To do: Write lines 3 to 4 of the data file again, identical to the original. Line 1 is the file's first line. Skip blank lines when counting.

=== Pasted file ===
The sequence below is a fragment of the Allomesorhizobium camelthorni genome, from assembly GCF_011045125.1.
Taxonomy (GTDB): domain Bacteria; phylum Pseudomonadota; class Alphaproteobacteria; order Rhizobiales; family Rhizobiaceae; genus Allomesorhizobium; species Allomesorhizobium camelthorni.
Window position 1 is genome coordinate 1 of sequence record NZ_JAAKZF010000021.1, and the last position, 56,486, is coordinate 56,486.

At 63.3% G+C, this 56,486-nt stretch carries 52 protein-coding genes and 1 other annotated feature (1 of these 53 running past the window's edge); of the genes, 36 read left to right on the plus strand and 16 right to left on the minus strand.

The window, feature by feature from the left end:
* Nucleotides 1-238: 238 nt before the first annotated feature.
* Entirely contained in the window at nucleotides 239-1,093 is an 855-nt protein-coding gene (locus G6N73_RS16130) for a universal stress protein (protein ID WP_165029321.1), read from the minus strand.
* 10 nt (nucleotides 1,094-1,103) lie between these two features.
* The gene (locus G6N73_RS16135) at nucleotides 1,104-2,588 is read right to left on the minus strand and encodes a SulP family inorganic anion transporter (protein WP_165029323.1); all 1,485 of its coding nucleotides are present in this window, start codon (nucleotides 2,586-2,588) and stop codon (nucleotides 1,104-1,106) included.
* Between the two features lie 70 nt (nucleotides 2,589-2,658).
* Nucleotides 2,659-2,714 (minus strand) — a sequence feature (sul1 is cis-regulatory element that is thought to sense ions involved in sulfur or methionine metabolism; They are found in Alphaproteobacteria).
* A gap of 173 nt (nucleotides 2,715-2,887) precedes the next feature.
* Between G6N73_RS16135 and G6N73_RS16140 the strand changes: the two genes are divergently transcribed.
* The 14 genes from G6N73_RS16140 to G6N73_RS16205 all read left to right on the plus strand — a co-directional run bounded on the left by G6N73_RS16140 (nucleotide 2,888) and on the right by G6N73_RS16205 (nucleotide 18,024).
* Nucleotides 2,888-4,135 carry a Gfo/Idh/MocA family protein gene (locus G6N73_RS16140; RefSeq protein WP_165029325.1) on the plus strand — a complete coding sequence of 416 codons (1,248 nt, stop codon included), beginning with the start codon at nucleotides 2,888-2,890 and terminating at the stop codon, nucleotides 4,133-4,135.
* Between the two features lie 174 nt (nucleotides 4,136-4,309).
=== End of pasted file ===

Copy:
Window position 1 is genome coordinate 1 of sequence record NZ_JAAKZF010000021.1, and the last position, 56,486, is coordinate 56,486.

At 63.3% G+C, this 56,486-nt stretch carries 52 protein-coding genes and 1 other annotated feature (1 of these 53 running past the window's edge); of the genes, 36 read left to right on the plus strand and 16 right to left on the minus strand.